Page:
Google The Unplanned Homeschooler: When love is the only thing under the tree

Thursday, December 17, 2015

When love is the only thing under the tree

Today I read a post from a mom who just wanted to turn off her computer and stay offline until the new year. The joy and expectation of Christmas had simply become too much for her to handle when her own family was broke and there was no money to spend on gifts for the kids.

Her post was only one of dozens of similar threads I saw on Facebook this week, and they broke my heart because this time last year, I could have written the same thing myself.

At the beginning of last December, my husband lost his job. He is an engineer, and had been working in the hard hit oil and gas industry. It was the beginning of a long, hard time for us, as it was for many in the same industry. Christmas came just weeks after he cleared out his desk. With uncertainty looming, we had no money to spend on gifts whatsoever.

Like so many families, at one time or another in their lives, we had to face a not-so-merry Christmas, where the only thing under our tree and in our stockings was the love we had for one another. But we were fortunate, because we still had our home, the power was still on, and our kids had coats that fit and food to eat. We knew some families had things much worse than ours.

At the time, though, I was terribly depressed, and I will admit I had a hard time getting over the feeling that we were unable to give our kids a "good Christmas" because we couldn't afford to give them gifts. But looking back, I realize that they might have received the best gifts we could have possibly given them, even though things weren't working out at all the way any of us had wanted.

The gift of fortitude

By pulling together during our greatest financial struggle, and leaning on one another, we drew strength. We worked hard to find my husband a new job and to stay on track with the kids' schooling, all while scrimping and saving in whatever ways we could. We got through the hard time together, and if later in their lives, our kids face struggles of their own, they will know they can make it, too.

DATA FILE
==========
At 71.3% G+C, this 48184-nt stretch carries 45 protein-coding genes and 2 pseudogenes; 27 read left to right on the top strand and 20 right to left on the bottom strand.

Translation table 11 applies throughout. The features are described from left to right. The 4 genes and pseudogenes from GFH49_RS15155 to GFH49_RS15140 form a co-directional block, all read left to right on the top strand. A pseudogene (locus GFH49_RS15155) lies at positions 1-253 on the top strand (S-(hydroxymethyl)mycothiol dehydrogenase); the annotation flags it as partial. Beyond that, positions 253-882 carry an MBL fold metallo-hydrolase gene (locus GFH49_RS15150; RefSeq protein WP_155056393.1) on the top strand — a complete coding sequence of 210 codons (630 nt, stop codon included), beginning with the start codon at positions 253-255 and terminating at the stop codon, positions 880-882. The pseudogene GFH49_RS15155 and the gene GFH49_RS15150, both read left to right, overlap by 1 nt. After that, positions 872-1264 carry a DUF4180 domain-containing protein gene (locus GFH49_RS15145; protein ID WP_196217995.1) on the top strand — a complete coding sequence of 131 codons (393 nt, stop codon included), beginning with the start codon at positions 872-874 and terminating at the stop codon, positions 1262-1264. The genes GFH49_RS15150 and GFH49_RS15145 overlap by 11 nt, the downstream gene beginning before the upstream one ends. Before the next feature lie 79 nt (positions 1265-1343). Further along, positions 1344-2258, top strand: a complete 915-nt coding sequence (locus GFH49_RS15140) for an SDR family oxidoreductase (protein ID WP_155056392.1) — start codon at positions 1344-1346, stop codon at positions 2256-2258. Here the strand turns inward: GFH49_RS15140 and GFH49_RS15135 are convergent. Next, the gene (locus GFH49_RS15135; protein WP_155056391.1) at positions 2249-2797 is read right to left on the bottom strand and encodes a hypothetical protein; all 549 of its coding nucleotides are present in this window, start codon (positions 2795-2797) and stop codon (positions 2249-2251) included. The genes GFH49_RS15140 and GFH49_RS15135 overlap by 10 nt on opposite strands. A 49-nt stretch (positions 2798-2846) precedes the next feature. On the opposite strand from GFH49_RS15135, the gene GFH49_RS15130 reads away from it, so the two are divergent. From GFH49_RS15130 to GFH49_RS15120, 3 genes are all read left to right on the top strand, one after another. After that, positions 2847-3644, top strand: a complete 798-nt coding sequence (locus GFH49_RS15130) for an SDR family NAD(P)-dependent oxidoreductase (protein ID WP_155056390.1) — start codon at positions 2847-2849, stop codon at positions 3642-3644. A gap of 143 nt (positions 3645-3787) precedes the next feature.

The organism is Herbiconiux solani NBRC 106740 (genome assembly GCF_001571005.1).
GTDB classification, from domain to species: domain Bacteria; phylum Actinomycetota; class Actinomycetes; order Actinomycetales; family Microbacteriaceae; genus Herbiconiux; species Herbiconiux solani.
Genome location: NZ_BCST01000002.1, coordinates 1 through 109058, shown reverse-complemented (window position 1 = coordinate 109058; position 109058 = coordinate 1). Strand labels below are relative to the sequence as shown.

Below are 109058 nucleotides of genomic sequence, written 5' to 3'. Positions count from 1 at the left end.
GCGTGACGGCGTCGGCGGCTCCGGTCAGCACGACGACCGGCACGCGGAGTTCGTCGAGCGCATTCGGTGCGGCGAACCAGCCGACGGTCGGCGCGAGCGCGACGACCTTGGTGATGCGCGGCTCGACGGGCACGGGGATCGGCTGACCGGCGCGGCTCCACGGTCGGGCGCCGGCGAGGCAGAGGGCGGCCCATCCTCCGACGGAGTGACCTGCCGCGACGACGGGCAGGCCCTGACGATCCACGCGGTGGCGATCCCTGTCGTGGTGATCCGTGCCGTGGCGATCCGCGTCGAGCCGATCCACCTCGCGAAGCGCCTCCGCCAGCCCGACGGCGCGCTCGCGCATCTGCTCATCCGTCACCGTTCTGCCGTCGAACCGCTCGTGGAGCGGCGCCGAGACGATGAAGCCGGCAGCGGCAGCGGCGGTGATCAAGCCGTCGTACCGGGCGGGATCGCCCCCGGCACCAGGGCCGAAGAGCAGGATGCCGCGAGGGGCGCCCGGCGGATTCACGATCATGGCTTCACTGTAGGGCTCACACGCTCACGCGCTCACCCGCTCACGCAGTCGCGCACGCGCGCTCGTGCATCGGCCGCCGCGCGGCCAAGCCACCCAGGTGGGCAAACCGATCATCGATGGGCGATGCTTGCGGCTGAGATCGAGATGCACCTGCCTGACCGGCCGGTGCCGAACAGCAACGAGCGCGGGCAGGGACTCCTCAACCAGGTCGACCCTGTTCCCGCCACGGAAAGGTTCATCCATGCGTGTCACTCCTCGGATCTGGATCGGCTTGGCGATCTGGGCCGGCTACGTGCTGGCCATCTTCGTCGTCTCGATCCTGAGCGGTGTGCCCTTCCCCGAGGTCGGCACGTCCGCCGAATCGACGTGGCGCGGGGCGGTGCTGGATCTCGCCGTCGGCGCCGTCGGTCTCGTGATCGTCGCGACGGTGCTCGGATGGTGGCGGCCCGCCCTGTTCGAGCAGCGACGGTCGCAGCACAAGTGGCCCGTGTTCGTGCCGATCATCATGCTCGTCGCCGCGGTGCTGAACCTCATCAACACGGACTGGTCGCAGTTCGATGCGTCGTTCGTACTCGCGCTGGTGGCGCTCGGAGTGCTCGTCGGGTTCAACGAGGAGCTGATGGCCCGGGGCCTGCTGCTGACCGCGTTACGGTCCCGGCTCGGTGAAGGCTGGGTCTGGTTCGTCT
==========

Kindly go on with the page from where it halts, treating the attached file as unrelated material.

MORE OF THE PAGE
The gift of humility

Our kids saw us reach out to our bank to save our home. They saw us apply for assistance when my husband's unemployment lasted longer than a few weeks. They learned that humbly and graciously accepting help from those who love you can be hard to do, but is a blessing not only to your own need, but to the ones who give you aid.

The gift of faith

As the weeks of unemployment stretched into months - something we'd never experienced before - and it became tempting to give in to feelings of despair, our children watched as we continued to place our faith in God to see us through. We continued to be thankful that we never went hungry, we never became homeless, and although many wants were unfulfilled, our basic needs were always met.

The gift of perspective

There are much worse things than not getting the toys on your Christmas list. Our kids were never really greedy, and we'd done our best to teach them the difference between wants and needs over the years. But going through a Christmas of financial hardship taught them in a very concrete way that missing out on the things you want is not the end of the world.

This year, we're doing much better. My husband returned to work a few months ago, and this Christmas, although our belts are still tightened, there are a few packages under the Christmas tree. But the best gift this year is the renewed spirit of gratitude and helpfulness that each of my children are filled with, having spent a Christmas with nothing under the tree but love.

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